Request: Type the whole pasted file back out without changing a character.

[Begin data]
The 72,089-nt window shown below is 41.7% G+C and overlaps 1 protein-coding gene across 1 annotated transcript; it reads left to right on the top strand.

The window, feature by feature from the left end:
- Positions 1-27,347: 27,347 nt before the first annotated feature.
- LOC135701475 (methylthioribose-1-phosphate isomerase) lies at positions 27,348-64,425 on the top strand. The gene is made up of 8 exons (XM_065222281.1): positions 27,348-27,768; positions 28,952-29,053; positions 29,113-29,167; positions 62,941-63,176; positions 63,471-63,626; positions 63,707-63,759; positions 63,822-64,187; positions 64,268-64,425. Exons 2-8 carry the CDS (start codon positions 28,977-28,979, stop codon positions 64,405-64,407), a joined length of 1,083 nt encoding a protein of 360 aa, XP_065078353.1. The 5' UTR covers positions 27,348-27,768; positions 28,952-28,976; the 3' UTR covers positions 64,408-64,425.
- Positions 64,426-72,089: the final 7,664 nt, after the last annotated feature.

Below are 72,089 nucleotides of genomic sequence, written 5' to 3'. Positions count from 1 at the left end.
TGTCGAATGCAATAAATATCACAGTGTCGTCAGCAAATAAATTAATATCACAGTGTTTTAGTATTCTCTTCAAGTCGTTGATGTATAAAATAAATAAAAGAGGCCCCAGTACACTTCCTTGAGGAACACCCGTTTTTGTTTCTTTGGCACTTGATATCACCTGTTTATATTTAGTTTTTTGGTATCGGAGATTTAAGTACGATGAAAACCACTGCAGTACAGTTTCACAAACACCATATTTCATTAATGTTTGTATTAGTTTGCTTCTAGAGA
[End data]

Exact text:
The 72,089-nt window shown below is 41.7% G+C and overlaps 1 protein-coding gene across 1 annotated transcript; it reads left to right on the top strand.

The window, feature by feature from the left end:
- Positions 1-27,347: 27,347 nt before the first annotated feature.
- LOC135701475 (methylthioribose-1-phosphate isomerase) lies at positions 27,348-64,425 on the top strand. The gene is made up of 8 exons (XM_065222281.1): positions 27,348-27,768; positions 28,952-29,053; positions 29,113-29,167; positions 62,941-63,176; positions 63,471-63,626; positions 63,707-63,759; positions 63,822-64,187; positions 64,268-64,425. Exons 2-8 carry the CDS (start codon positions 28,977-28,979, stop codon positions 64,405-64,407), a joined length of 1,083 nt encoding a protein of 360 aa, XP_065078353.1. The 5' UTR covers positions 27,348-27,768; positions 28,952-28,976; the 3' UTR covers positions 64,408-64,425.
- Positions 64,426-72,089: the final 7,664 nt, after the last annotated feature.

Below are 72,089 nucleotides of genomic sequence, written 5' to 3'. Positions count from 1 at the left end.
TGTCGAATGCAATAAATATCACAGTGTCGTCAGCAAATAAATTAATATCACAGTGTTTTAGTATTCTCTTCAAGTCGTTGATGTATAAAATAAATAAAAGAGGCCCCAGTACACTTCCTTGAGGAACACCCGTTTTTGTTTCTTTGGCACTTGATATCACCTGTTTATATTTAGTTTTTTGGTATCGGAGATTTAAGTACGATGAAAACCACTGCAGTACAGTTTCACAAACACCATATTTCATTAATGTTTGTATTAGTTTGCTTCTAGAGA